It was reported on September 8, 2015 that the Kazakh military had been ordered by the government to hold snap readiness checks, dubbed Centre-2015, in five regions of the country: East Kazakhstan, Almaty, Zhambyl, South Kazakhstan, and West Kazakhstan. The exercises will be conducted from September 14th-20th.
This is the first large scale snap check that has been conducted by the Kazakh Armed Forces, involving 10,000 soldiers (and over 2000 military vehicles and artillery) with over 2,000 vehicles and artillery. For this exercise, the soldiers will first be mustered to combat readiness then transported to unfamiliar territory far from their normal area of deployment.
As part of Centre-2015, Kazakh forces will be operating jointly with the Russian military. Russian soldiers are participating in the exercises conducted in the Western and Eastern military districts of Kazakhstan, in conjunction with a group operating in Central Military District. According to Russian reports, there will be a total of 95,000 soldiers taking part, 7,000 land-based vehicles, 170 aircraft and 20 ships (via the Caspian Fleet). It appears to be just Russian and Kazakh forces taking part.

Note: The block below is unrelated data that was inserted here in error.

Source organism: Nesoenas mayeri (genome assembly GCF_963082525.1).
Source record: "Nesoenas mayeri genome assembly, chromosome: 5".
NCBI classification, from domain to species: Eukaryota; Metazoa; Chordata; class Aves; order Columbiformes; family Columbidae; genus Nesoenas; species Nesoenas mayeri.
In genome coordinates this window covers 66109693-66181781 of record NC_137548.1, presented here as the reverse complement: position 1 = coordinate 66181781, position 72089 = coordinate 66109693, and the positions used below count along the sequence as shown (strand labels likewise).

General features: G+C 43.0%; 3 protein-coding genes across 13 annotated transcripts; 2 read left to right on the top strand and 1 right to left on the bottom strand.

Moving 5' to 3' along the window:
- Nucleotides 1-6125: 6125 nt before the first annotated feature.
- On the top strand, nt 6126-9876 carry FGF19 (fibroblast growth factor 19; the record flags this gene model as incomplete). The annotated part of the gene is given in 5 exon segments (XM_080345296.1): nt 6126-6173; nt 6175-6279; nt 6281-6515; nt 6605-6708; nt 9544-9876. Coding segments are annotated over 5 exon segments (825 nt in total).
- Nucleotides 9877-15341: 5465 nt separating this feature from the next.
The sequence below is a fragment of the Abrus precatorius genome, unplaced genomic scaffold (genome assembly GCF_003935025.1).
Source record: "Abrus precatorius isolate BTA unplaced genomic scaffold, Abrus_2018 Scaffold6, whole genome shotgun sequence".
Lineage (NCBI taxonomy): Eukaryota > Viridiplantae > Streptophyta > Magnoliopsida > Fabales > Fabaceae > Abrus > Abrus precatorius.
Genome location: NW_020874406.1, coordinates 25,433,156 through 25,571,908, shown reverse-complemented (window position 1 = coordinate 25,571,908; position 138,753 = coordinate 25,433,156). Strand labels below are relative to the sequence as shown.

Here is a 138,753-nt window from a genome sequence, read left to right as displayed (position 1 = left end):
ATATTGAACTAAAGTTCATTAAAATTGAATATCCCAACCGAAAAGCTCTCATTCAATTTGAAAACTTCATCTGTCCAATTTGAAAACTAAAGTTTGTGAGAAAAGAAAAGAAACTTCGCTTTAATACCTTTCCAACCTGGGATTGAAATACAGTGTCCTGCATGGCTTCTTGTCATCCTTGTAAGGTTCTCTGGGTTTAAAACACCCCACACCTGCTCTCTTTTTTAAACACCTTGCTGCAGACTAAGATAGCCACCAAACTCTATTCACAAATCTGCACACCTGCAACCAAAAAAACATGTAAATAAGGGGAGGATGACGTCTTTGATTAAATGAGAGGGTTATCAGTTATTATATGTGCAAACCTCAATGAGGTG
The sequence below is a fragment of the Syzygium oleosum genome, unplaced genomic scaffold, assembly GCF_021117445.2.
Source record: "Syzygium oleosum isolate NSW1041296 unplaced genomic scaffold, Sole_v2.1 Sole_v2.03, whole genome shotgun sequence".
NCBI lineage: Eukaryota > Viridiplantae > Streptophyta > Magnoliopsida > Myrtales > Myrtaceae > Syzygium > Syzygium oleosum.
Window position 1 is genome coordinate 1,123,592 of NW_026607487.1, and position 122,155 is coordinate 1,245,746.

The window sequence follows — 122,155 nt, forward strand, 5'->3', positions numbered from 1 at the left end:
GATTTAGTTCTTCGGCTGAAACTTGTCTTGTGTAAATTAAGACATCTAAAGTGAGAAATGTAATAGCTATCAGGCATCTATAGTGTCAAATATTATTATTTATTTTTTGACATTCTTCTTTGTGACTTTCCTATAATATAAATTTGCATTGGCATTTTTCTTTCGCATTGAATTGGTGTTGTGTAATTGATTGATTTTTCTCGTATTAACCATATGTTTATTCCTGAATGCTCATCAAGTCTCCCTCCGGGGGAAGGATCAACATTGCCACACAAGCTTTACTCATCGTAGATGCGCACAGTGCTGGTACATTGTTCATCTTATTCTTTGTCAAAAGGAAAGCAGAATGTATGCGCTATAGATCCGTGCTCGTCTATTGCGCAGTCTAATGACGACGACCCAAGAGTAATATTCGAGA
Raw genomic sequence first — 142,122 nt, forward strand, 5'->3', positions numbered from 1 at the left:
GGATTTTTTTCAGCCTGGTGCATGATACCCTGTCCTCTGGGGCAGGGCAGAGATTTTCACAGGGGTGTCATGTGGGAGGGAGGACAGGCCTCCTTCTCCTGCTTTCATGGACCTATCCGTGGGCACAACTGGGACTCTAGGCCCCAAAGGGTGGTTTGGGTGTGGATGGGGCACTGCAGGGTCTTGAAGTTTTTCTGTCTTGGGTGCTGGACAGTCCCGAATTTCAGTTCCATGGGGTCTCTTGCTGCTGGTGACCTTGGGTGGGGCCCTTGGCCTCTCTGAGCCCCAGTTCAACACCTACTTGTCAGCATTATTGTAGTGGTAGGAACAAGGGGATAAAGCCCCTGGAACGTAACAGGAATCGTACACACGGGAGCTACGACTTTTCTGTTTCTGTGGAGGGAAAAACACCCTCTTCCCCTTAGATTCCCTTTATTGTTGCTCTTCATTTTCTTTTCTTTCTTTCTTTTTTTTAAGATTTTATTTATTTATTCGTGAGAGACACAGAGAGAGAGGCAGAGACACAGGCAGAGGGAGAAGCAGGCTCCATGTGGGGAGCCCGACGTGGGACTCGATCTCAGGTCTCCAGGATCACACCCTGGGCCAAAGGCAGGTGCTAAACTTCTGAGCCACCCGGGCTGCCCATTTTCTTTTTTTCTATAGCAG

These timing of the exercises does not seem accidental. Given the upswing of violence in neighbouring Central Asian countries, including the attempted attacks in Bishkek at the end of Ramadan by Islamic militants (reportedly led by a Kazakh national), Tajik OMON Col. Gulmard Khamilov’s defection to ISIS and the recent attacks in Tajikistan, having a significant show of force through snap readiness checks can be a good way to deter potential insurgent strikes. Particularly when combined with the Russian military, it demonstrates the interoperability and cohesion of the two nations, both of which share a mutual interest in the other’s security and territorial integrity with Centre-2015 occurring under the umbrella of the CSTO.
While there is some conflict occurring within Central Asia, and given the nature of the exercises, with the objective of practicing the localization of international armed conflict in Central Asia, the recent uptick is likely one of the driving forces behind these exercises. While Russia conducting such a large exercise is not abnormal, the size of Russia’s involvement may also be partly in response to the ongoing large-scale NATO exercises like Trident Juncture. Despite the shared objective of the exercise in the preservation of stability in Central Asia, Russia’s goals from Centre-2015 may differ from those of Kazakhstan’s. While a show of their joint capabilities, the nature of the exercise appears non-threatening towards NATO interests, and demonstrates the scale of commitment the CSTO is willing to use to preserve regional stability in the face of an increasingly radicalized population.